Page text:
What Do You Say?

December 3, 202

Like many others who strive to practice Christianity as described in the New Testament I am sometimes asked questions about belief and practice. People notice differences between New Testament Christianity and mainstream denominationalism or “popular Christianity”. When they notice they often ask why? What’s the deal with such and such. It may be weekly observance of the Lords Supper, or not fund raising, it may be baptism for the remission of sins, it may be acapella singing. The question is always the same: Why? Why do you weirdo’s at the church of Christ not have fund raising campaigns? Why don’t you have a piano? (Can’t you afford it?). My answers like the questions are always the same. Because we love and trust God. This way of answering is helpful for two reasons. First it doesn’t usually upset anyone, and second it allows for further conversation. I can usually go on to explain that love and trust means that we worship, live, believe, and teach according to the New Testament. 

     The wise man said a gentle answer turns away wrath (Prov 15:1) and wise that is. By responding with love and respect for God first and the questioner second doors can be opened rather than closed. The truth can be shared rather than told. Friendship and respect can be fostered rather than frustrated.

     Anyone who dares to be different can expect questions, as much as we claim to be an enlightened, tolerant, open minded, reasonable people it’s just not true. If you do something different than what the majority is doing they are not going to like it. Your differences will be appreciated even less if you have sound reasoning behind them. Giving some thought to how you’re going to answer when people ask questions is key.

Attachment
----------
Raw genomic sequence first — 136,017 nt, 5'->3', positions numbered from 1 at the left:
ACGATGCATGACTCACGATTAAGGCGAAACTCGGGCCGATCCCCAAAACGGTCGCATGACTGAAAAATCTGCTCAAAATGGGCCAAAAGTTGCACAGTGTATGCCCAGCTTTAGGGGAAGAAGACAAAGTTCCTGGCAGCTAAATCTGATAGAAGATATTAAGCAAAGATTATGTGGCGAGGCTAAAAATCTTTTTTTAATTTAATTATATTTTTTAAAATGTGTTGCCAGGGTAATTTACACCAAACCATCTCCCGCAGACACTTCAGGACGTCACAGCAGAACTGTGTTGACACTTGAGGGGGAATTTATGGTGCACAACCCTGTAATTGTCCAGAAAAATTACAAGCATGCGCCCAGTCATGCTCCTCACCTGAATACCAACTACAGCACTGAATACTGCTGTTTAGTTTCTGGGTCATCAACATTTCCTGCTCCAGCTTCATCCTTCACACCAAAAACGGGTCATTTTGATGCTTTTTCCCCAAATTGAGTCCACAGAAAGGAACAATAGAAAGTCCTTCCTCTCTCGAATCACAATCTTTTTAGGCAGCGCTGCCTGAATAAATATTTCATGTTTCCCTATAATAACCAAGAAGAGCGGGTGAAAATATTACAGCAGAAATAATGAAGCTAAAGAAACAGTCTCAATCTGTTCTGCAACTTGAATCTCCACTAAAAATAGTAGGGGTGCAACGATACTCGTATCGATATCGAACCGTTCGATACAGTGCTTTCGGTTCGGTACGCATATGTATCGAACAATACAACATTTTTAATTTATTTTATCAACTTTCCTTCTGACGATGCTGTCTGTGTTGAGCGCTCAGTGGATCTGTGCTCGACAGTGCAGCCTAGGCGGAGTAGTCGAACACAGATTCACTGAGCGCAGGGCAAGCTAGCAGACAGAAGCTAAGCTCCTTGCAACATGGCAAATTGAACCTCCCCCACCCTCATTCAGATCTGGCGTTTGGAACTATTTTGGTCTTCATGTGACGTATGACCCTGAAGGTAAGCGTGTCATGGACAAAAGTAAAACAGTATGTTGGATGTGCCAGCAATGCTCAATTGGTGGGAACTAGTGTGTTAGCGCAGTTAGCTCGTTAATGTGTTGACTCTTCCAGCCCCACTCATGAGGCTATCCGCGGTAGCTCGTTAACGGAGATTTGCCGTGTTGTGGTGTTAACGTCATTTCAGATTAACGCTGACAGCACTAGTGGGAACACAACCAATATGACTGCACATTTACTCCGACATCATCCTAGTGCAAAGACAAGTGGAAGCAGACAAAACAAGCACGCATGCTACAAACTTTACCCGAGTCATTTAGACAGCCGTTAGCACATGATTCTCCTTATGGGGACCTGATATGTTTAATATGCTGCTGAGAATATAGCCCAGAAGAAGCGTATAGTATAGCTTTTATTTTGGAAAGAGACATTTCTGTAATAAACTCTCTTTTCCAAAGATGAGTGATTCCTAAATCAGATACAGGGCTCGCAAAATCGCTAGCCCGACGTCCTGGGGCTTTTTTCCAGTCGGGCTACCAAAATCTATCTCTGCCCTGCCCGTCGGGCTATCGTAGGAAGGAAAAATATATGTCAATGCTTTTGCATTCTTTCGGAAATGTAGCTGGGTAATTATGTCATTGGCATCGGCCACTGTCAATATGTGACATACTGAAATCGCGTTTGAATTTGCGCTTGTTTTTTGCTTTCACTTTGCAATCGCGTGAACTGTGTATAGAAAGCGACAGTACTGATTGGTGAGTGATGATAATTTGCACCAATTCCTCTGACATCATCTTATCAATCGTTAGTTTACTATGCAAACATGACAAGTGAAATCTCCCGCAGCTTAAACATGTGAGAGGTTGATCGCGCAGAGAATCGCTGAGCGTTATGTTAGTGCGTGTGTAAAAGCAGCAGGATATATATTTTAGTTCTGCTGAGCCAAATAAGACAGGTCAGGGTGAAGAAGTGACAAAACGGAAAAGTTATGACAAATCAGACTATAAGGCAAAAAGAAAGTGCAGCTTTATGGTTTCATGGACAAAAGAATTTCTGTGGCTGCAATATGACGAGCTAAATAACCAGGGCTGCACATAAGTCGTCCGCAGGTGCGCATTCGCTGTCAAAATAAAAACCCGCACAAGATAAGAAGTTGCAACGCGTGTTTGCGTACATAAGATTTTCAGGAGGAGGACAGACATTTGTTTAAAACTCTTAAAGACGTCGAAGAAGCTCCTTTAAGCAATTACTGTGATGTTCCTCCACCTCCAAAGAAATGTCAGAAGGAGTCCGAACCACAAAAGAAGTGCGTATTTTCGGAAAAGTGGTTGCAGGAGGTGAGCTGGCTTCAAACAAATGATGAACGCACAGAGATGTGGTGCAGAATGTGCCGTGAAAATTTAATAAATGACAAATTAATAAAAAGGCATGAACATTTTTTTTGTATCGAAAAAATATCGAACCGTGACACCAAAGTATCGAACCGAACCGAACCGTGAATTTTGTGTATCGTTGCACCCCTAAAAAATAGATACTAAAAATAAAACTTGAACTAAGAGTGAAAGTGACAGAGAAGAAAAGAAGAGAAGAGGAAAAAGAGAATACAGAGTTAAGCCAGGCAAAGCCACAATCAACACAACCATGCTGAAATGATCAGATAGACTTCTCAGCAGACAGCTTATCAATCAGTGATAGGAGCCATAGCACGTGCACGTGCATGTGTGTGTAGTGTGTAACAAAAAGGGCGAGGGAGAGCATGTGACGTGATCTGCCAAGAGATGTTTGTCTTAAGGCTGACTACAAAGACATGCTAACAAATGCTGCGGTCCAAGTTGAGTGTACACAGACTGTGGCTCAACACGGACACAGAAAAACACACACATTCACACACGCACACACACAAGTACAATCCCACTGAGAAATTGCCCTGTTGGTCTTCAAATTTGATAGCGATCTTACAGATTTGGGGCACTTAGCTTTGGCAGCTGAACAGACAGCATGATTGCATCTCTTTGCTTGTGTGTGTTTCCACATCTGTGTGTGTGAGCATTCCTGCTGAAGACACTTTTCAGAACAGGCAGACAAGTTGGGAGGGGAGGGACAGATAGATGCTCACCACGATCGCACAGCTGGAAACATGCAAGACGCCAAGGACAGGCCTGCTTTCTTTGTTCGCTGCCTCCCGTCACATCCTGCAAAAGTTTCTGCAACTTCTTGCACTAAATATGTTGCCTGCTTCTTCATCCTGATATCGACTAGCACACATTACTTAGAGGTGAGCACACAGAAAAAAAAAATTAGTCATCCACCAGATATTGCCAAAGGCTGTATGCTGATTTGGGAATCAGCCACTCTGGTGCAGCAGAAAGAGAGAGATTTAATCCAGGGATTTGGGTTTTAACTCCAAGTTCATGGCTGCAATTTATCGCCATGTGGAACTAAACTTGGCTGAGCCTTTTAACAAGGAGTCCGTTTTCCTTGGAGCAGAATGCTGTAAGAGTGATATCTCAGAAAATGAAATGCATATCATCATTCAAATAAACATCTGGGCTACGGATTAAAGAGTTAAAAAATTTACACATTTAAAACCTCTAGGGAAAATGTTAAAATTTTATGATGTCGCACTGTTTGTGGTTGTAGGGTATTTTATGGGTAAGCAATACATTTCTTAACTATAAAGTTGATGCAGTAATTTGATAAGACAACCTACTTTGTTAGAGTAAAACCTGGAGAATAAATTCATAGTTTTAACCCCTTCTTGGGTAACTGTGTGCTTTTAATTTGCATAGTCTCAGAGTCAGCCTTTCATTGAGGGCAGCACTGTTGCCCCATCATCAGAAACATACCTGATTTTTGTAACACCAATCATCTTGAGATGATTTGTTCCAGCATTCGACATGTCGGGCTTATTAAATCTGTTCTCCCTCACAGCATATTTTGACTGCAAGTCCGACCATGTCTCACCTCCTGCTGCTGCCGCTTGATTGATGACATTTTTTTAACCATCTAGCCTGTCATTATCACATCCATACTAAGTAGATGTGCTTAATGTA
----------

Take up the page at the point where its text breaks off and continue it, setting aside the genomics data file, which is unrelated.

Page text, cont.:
So the first reason to respond to people’s questions about our differences by pointing to our love and trust for God is it doesn’t usually upset anyone. The second reason is equally important. It gives an opportunity for further discussion. When someone says “why don’t you have a piano” and you respond “because we love and trust God” it’s almost inevitable that the next question will be “what do you mean by that”. Now I am able to teach, I can explain that the only musical worship found in or authorized by the New Testament is singing. I can explain that worship is meant to glorify God. I can explain that Jesus said “If you love me you’ll obey my commandments”.

     So when I am asked about different practices and beliefs that make churches of Christ stand out a little from what’s expected I always answer with “because I love and trust God”. Religious practice is the easy part though. There is a deeper more difficult question. What about when we’re not at church? Do we look different in our relationships, finances, marriages, workplace than the people around us? When asked about your Monday through Saturday practices could you still say I do that because I love and trust God? Religious tenants and practices are basic the bigger question is are we applying the above principle to our every day?

~ Kevin Cleary